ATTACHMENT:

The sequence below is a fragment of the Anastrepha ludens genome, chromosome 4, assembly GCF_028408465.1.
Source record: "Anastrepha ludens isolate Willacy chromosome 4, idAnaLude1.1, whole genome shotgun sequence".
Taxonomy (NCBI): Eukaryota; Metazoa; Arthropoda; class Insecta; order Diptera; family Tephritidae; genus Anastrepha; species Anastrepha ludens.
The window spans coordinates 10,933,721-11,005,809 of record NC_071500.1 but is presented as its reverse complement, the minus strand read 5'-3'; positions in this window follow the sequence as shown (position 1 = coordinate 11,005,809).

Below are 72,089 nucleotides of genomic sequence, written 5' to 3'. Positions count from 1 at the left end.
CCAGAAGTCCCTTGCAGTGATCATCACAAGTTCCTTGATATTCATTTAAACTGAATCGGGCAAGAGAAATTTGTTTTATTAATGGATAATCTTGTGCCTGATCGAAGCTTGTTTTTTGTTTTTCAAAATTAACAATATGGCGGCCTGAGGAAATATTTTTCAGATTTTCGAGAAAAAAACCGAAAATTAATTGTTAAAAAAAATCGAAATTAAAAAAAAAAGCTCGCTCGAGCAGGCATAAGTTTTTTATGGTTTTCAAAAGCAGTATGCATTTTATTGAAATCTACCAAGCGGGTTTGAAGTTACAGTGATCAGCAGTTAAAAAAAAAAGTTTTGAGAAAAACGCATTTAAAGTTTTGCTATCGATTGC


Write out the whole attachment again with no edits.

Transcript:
The sequence below is a fragment of the Anastrepha ludens genome, chromosome 4, assembly GCF_028408465.1.
Source record: "Anastrepha ludens isolate Willacy chromosome 4, idAnaLude1.1, whole genome shotgun sequence".
Taxonomy (NCBI): Eukaryota; Metazoa; Arthropoda; class Insecta; order Diptera; family Tephritidae; genus Anastrepha; species Anastrepha ludens.
The window spans coordinates 10,933,721-11,005,809 of record NC_071500.1 but is presented as its reverse complement, the minus strand read 5'-3'; positions in this window follow the sequence as shown (position 1 = coordinate 11,005,809).

Below are 72,089 nucleotides of genomic sequence, written 5' to 3'. Positions count from 1 at the left end.
CCAGAAGTCCCTTGCAGTGATCATCACAAGTTCCTTGATATTCATTTAAACTGAATCGGGCAAGAGAAATTTGTTTTATTAATGGATAATCTTGTGCCTGATCGAAGCTTGTTTTTTGTTTTTCAAAATTAACAATATGGCGGCCTGAGGAAATATTTTTCAGATTTTCGAGAAAAAAACCGAAAATTAATTGTTAAAAAAAATCGAAATTAAAAAAAAAAGCTCGCTCGAGCAGGCATAAGTTTTTTATGGTTTTCAAAAGCAGTATGCATTTTATTGAAATCTACCAAGCGGGTTTGAAGTTACAGTGATCAGCAGTTAAAAAAAAAAGTTTTGAGAAAAACGCATTTAAAGTTTTGCTATCGATTGC